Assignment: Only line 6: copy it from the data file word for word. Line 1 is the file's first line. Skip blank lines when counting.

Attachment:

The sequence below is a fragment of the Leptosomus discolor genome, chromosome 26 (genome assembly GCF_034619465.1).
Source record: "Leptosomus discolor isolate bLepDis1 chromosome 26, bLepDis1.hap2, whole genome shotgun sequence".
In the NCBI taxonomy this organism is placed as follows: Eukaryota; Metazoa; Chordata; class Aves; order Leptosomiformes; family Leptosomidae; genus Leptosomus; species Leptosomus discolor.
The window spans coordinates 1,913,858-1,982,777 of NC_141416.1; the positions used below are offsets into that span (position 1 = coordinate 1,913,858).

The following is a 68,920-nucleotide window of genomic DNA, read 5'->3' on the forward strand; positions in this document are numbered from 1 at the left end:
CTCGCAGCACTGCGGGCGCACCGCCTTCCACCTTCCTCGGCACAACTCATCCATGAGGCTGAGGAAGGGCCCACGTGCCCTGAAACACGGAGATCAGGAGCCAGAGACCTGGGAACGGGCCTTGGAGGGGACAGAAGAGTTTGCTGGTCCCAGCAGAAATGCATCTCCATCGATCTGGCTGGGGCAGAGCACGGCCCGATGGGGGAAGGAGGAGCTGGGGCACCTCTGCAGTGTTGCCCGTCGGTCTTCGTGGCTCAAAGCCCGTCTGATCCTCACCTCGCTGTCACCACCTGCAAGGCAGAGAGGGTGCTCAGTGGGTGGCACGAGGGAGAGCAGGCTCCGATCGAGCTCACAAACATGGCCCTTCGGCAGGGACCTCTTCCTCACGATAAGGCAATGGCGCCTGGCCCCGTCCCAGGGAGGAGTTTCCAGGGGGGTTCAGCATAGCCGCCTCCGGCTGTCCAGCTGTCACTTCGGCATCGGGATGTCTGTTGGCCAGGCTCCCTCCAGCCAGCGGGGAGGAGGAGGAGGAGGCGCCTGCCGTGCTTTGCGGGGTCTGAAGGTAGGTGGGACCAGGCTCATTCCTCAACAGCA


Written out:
CTCGCAGCACTGCGGGCGCACCGCCTTCCACCTTCCTCGGCACAACTCATCCATGAGGCTGAGGAAGGGCCCACGTGCCCTGAAACACGGAGATCAGGAGCCAGAGACCTGGGAACGGGCCTTGGAGGGGACAGAAGAGTTTGCTGGTCCCAGCAGAAATGCATCTCCATCGATCTGGCTGGGGCAGAGCACGGCCCGATGGGGGAAGGAGGAGCTGGGGCACCTCTGCAGTGTTGCCCGTCGGTCTTCGTGGCTCAAAGCCCGTCTGATCCTCACCTCGCTGTCACCACCTGCAAGGCAGAGAGGGTGCTCAGTGGGTGGCACGAGGGAGAGCAGGCTCCGATCGAGCTCACAAACATGGCCCTTCGGCAGGGACCTCTTCCTCACGATAAGGCAATGGCGCCTGGCCCCGTCCCAGGGAGGAGTTTCCAGGGGGGTTCAGCATAGCCGCCTCCGGCTGTCCAGCTGTCACTTCGGCATCGGGATGTCTGTTGGCCAGGCTCCCTCCAGCCAGCGGGGAGGAGGAGGAGGAGGCGCCTGCCGTGCTTTGCGGGGTCTGAAGGTAGGTGGGACCAGGCTCATTCCTCAACAGCA